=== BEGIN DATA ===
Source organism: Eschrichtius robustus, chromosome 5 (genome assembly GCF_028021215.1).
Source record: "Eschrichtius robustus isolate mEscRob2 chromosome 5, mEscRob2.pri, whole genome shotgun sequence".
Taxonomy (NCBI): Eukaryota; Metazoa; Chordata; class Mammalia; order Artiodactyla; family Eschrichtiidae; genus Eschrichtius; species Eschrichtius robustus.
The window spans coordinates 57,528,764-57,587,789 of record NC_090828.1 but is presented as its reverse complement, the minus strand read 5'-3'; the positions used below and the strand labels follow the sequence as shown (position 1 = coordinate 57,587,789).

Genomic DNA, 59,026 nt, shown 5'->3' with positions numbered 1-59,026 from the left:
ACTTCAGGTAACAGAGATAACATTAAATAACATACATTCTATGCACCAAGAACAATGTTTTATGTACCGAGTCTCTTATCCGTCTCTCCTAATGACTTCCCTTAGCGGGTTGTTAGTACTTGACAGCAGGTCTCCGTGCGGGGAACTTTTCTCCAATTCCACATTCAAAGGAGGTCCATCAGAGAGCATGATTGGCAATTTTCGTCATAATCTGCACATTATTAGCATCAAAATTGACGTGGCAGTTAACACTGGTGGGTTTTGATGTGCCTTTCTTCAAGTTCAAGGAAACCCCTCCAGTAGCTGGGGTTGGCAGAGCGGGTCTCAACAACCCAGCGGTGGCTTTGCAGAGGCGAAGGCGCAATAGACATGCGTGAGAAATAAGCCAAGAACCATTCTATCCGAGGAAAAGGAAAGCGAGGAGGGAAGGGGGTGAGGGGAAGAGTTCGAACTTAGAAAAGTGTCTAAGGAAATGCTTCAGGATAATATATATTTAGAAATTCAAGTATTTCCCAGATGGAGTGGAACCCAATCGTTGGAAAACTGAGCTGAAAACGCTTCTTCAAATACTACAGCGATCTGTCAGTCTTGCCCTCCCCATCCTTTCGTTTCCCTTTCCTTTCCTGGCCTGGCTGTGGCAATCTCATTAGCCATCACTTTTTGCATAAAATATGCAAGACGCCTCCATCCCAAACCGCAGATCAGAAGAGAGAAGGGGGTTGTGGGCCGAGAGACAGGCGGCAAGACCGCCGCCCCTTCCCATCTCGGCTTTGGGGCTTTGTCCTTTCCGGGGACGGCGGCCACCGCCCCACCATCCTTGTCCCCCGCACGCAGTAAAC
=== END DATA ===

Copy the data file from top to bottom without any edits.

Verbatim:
Source organism: Eschrichtius robustus, chromosome 5 (genome assembly GCF_028021215.1).
Source record: "Eschrichtius robustus isolate mEscRob2 chromosome 5, mEscRob2.pri, whole genome shotgun sequence".
Taxonomy (NCBI): Eukaryota; Metazoa; Chordata; class Mammalia; order Artiodactyla; family Eschrichtiidae; genus Eschrichtius; species Eschrichtius robustus.
The window spans coordinates 57,528,764-57,587,789 of record NC_090828.1 but is presented as its reverse complement, the minus strand read 5'-3'; the positions used below and the strand labels follow the sequence as shown (position 1 = coordinate 57,587,789).

Genomic DNA, 59,026 nt, shown 5'->3' with positions numbered 1-59,026 from the left:
ACTTCAGGTAACAGAGATAACATTAAATAACATACATTCTATGCACCAAGAACAATGTTTTATGTACCGAGTCTCTTATCCGTCTCTCCTAATGACTTCCCTTAGCGGGTTGTTAGTACTTGACAGCAGGTCTCCGTGCGGGGAACTTTTCTCCAATTCCACATTCAAAGGAGGTCCATCAGAGAGCATGATTGGCAATTTTCGTCATAATCTGCACATTATTAGCATCAAAATTGACGTGGCAGTTAACACTGGTGGGTTTTGATGTGCCTTTCTTCAAGTTCAAGGAAACCCCTCCAGTAGCTGGGGTTGGCAGAGCGGGTCTCAACAACCCAGCGGTGGCTTTGCAGAGGCGAAGGCGCAATAGACATGCGTGAGAAATAAGCCAAGAACCATTCTATCCGAGGAAAAGGAAAGCGAGGAGGGAAGGGGGTGAGGGGAAGAGTTCGAACTTAGAAAAGTGTCTAAGGAAATGCTTCAGGATAATATATATTTAGAAATTCAAGTATTTCCCAGATGGAGTGGAACCCAATCGTTGGAAAACTGAGCTGAAAACGCTTCTTCAAATACTACAGCGATCTGTCAGTCTTGCCCTCCCCATCCTTTCGTTTCCCTTTCCTTTCCTGGCCTGGCTGTGGCAATCTCATTAGCCATCACTTTTTGCATAAAATATGCAAGACGCCTCCATCCCAAACCGCAGATCAGAAGAGAGAAGGGGGTTGTGGGCCGAGAGACAGGCGGCAAGACCGCCGCCCCTTCCCATCTCGGCTTTGGGGCTTTGTCCTTTCCGGGGACGGCGGCCACCGCCCCACCATCCTTGTCCCCCGCACGCAGTAAAC